Stereochemistry Of Cancer Drugs

¿-Tartaric acid

COOH rnfio-tartaric acid

/-tartaric acid

Drugs Stereochemistry
Figure 12 Wisticenus.

isomers. In a lecture, held much later in Utrecht on May 16,1904, van't Hoff said the following:

Students, let me give you a recipe for making discoveries. In connexion with what has just been said about libraries, I might remark that they have always had a mind-deadening effect on me. When Wislicenus' paper on lactic add appeared and I was studying it in the Utrecht library, I therefore broke off my study half-way through, to go for a walk; and it was during this walk, under the influence of the fresh air, that the idea of asymmetric carbon first struck me.

These proposals of van't Hoff's came as a breath of fresh air to Wislicenus. No wonder that he was the first to welcome it enthusiastically, or that he sponsored the German translation that made it widely known, or that he was the first to make significant further use of the hypothesis, in his work on geometrical isomers of unsaturated compounds (13).

The other example of note is the optically active tartaric acids (Fig. 11). Tartaric acid contains two asymmetric carbon atoms. The dextro- and levo-tartaric acids are enantiomers. However, a third isomer is possible in which the two rotations due to the two asymmetric carbon atoms compensate and the molecule is optically inactive as a whole. That is, the molecule contains a plane of symmetry. This form, meso-tartaric acid, was also discovered by P&steur, differs from the two optically active tartaric acids in being internally compensated, and is not resolvable. Thus, the tetrahedral model for carbon and the asymmetric carbon atom proposed by van't Hoff were able to completely explain the observations of Pasteur relating to the three isomers of tartaric acid.

Le Bel published his stereochemical ideas two months later, in November 1874, under the title, "The relations that exist between the atomic formulas of organic compounds and the rotatory power of their solutions" (14). An English translation is presented in Le Bel (15). Le Bel approached the problem from a different direction from van't Hoff. His hypothesis was based on neither the tetrahedral model of the carbon atom nor the concept of fixed valences between the atoms. He proceeded purely from symmetry arguments; he spoke of the asymmetry, not of individual atoms, but of the entire molecule, so that his views would nowadays be classed under the heading of molecular asymmetry. Only once does he mention the tetrahedral carbon atom, which he regarded as not a general principle but a special case. Today, substituted allenes, spiranes, and biphenyls are but a few examples of asymmetric molecules that do not contain any asymmetric carbons, thus confirming Le Bel's views on molecular asymmetry. The reason for the different approaches by van't Hoff and le Bel is easy to understand, van't Hoff came from the camp of structural chemists, and he wished his hypothesis to be understood as an extension of the structural theory to spatial relationships. The tetravalent atomic models used by Kekule in his lectures presumably also prompted his pupil van't Hoff, possibly unconsciously, in the conception of the asymmetric carbon atom. Le Bel, on the other hand, was trained in the tradition of Pasteur (whose investigations he also mentioned expressly in his article), that is, he started out from Pasteur's considerations of the connections between optical rotation and molecular structure.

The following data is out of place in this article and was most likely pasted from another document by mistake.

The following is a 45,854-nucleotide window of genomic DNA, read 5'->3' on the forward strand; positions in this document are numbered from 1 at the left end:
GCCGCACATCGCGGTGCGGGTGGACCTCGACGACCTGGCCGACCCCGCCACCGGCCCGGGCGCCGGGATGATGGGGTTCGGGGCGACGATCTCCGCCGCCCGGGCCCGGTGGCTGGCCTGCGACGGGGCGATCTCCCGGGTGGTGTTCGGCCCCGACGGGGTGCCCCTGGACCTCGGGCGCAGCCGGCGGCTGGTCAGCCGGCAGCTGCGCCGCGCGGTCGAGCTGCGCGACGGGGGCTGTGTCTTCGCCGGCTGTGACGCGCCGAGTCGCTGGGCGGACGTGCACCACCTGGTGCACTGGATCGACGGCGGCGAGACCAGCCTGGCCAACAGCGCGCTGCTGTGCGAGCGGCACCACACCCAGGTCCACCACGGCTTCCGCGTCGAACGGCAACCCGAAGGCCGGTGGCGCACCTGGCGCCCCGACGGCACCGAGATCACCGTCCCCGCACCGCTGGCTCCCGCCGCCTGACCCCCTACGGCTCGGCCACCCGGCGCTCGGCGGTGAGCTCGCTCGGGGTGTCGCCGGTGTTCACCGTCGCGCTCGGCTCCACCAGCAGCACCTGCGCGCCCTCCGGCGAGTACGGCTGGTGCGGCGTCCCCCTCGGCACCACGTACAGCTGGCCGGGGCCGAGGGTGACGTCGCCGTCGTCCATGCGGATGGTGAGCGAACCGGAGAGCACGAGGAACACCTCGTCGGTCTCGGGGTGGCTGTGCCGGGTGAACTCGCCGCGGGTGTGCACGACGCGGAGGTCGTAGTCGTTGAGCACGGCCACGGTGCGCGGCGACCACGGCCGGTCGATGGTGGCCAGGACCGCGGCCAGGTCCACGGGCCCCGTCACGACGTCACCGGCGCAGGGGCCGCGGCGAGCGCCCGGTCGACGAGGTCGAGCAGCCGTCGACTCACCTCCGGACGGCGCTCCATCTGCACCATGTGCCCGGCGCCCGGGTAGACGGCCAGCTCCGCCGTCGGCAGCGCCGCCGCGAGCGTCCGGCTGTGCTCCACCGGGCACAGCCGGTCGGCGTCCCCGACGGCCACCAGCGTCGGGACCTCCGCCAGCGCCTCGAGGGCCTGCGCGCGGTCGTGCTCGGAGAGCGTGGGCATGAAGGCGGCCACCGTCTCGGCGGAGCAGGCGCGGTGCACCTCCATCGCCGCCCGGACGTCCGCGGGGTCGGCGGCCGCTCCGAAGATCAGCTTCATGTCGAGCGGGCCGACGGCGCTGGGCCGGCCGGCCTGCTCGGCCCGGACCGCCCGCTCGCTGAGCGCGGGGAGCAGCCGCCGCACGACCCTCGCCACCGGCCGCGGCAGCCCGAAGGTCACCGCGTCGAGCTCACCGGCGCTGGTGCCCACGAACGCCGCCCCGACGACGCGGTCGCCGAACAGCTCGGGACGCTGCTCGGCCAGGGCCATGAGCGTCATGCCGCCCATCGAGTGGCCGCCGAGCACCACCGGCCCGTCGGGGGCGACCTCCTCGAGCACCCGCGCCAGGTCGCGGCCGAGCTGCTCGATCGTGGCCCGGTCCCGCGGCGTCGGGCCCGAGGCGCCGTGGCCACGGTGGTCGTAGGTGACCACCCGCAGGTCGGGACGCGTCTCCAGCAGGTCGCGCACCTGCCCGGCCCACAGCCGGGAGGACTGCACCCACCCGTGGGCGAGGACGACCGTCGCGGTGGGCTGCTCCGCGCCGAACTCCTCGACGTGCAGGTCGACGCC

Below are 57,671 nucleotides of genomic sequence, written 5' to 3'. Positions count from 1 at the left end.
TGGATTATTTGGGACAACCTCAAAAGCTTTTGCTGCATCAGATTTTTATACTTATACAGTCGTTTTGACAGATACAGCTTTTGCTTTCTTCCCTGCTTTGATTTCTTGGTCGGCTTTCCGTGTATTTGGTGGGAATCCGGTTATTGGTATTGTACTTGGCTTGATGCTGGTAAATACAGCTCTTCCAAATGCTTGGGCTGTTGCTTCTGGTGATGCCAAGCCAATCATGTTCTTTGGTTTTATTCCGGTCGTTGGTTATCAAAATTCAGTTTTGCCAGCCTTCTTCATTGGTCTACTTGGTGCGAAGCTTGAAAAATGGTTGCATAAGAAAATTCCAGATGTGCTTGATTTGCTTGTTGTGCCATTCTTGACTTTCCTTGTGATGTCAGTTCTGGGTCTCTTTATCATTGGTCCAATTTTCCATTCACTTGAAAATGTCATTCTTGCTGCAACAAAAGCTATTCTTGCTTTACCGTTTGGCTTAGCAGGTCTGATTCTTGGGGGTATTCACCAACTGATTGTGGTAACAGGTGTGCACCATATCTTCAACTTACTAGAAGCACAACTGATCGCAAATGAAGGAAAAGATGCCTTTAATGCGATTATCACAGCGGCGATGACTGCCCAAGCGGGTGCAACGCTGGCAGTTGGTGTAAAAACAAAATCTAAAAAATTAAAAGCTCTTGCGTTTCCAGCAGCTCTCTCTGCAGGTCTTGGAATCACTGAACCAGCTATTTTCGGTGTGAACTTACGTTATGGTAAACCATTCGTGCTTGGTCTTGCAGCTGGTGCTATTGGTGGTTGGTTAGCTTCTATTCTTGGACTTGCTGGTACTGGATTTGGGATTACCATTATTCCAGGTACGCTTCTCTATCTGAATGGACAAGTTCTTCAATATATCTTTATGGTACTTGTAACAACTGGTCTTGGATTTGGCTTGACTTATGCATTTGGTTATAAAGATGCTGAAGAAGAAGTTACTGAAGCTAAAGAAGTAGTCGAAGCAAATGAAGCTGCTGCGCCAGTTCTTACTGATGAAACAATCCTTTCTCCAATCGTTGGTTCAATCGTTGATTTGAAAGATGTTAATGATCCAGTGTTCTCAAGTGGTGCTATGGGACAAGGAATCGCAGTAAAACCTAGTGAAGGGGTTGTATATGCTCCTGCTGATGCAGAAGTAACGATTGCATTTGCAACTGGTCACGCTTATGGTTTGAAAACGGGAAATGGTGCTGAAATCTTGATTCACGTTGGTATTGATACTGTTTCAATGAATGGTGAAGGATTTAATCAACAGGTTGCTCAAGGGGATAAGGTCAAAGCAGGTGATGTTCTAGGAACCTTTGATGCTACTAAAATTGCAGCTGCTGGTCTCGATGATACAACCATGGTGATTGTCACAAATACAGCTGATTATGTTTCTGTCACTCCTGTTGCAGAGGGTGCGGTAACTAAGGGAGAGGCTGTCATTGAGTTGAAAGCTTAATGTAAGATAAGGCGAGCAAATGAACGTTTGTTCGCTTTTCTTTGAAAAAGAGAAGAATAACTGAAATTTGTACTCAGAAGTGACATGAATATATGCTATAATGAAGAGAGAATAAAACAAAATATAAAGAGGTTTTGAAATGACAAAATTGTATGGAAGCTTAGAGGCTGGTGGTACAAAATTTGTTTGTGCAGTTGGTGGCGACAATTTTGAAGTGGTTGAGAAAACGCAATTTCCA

In 1877 Hermann Kolbe, one of the most distinguished of the older German chemists, published a diatribe in the Journal fur Praktische Chemie after reading the work of van't Hoff {which had been translated into German by Felix Herrmann at the suggestion of Wislicenus). An English translation of this abusive attack is presented completely in Riddell and Robinson (3). Those individuals interested in seeing an example of the great personal attacks by editors that appeared in journals of the nineteenth century should read this translation. Although defamatory, this criticism served a useful purpose, since it made a decisive contribution to the dissemination of these ideas of van't Hoff. This was fortunate, since van't Hoff soon turned his genius away from stereochemistry to physical chemistry, for which he received the Nobel Prize.

We can now end this historical journey. We have walked through the early days of stereochemistry in the company of giants. In 1949, almost exactly 100 years after the first resolution of d,¿-tartaric acid by Pasteur, the Dutchman Bijvoet (16), using x-ray diffraction, determined the actual arrangement in space of the atoms of the sodium rubidium salt of {+)-tartaric acid, and thus made the first determination of the absolute configuration about an asymmetric carbon. To further complete the link with the past, Bijvoet did this work while the Director-of the van't Hoff Laboratory at the University of Utrecht.

In the intervening years since the first resolution of a racemate by Pasteur, many chromatographic and nonchromatographic methods have been developed for the resolution of racemic compounds. These methods are the subjects of many of the other chapters in this book.

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